China likely to delist more problematic companies in 2016
China may force out more problematic listed companies in 2016 as Beijing strengthens the crackdown on market irregularities, and the Shanghai Stock Exchange on Monday for the first time delisted a company for breaching disclosure rules.
A regulatory source told the South China Morning Postthat China’s top securities watchdog, the China Securities Regulatory Commission (CSRC) has compiled a blacklist of 30 to 40 troublesome companies, and has been probing these companies, talking to local government officials, to push forward delisting of unqualified firms.
The CSRC issued stricter rules over delisting arrangements at the end of 2014, and clarified that companies with major law-breaking activities, or that failed to meet financial and trading standards would face mandatary delisting.
However, only two companies have been forcibly delisted since then, while seven companies applied for voluntary delisting.
On Monday night, the Shanghai exchange announced the compulsory delisting of Zhuhai Boyuan Investment. It was the first company to be delisted for breaching information disclosure rules.
Specifically, Zhuhai Boyuan was accused of forging commercial bills, fraudulent accounting, and inflating deposits and shareholders’ equity between 2010 to 2014, the exchange said in a statement.
“It is likely that the new CSRC chairman will adopt a harder stance on delistings, to clean up the market, and introduce a healthy and normal investment style,” the source said.
“Local governments are keen to keep the number of listed companies. On the other hand, being listed is also a precious resource based on China’s current approval-based system for initial public offerings, and many companies with delisting risks would seek back-door listing partners,” he said.
Guo Shiliang, an independent financial commentator, said only fewer than 100 companies have delisted from China’s stock market since 2001, the ratio was too small compared to the more than 2,800 listed companies.
“The delisting of [Zhuhai Boyuan] can be taken as a weather vane, that the authorities are adopting a more serious stance against unqualified companies,” Guo said.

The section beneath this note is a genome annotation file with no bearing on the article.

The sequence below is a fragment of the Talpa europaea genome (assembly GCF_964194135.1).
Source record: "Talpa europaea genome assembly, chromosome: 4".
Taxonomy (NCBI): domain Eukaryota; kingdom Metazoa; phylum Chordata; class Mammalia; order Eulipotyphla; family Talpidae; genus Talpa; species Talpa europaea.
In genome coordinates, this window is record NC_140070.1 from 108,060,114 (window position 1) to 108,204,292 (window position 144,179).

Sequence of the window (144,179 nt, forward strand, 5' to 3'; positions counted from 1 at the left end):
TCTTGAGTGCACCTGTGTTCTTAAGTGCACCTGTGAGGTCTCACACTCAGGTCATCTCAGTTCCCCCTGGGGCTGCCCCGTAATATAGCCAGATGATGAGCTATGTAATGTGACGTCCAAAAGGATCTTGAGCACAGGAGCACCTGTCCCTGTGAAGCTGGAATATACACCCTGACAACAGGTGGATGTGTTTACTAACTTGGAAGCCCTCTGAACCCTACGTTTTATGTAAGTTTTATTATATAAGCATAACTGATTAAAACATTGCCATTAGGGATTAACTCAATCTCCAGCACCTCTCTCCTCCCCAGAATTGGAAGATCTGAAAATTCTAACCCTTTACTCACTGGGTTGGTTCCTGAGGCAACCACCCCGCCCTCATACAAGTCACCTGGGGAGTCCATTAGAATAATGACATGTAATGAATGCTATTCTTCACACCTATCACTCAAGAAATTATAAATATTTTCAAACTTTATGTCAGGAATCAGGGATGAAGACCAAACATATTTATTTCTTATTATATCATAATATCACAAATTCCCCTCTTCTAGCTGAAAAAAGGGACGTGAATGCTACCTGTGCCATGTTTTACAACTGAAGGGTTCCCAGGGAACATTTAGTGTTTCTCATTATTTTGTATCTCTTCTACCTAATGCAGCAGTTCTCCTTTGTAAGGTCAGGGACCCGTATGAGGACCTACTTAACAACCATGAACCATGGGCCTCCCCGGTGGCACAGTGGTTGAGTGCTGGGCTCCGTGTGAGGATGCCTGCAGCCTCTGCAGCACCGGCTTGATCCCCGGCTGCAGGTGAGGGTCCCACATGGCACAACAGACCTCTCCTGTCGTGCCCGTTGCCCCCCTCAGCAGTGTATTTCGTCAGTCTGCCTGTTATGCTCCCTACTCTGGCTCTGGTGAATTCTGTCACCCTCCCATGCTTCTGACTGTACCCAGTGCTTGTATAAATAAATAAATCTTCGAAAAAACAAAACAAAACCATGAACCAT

It is very important to eliminate the problematic companies from the market, and improve information disclosure if China is to further push for reform in its capital markets, including shifting the approval-based initial public offering system to registration-based, he said.
China’s stock markets have been troubled by speculation of the so called junk shares, referring to shares of companies with bad business performance which are easily manipulated owing to their relatively smaller liquidity and size.
Punters would build heavy positions in companies under “delisting warnings”, as they were rarely delisted, providing an implicit floor on downside risk that speculators have exploited to their advantage.
The CSRC started investigations into Zhuhai Boyuan on June 17, 2014 and transferred the case to the public securities authority on March 26 last year. The CSRC held a press briefing on March 27 on the subject.
Shares of Zhuhai Boyuan were suspended from trading by the Shanghai exchange on May 25, 2015. Before that, the shares traded with a delisting risk alert for 30 trading days, the statement said.
During the period, the company’s shares hit their daily downward trading limit of 5 per cent for eight consecutive sessions after it notified investors about the risk of delisting, but then hit its upward limit of 5 per cent in the eight days following as many retail investors jumped in, betting the company would be able to save the listed status.
After the delisting announcement, shares of Zhuhai Boyuan will return for pre-delisting trading for 30 days from March 29, and later will be transferred to the over-the-counter market for trading, the Shanghai exchange said.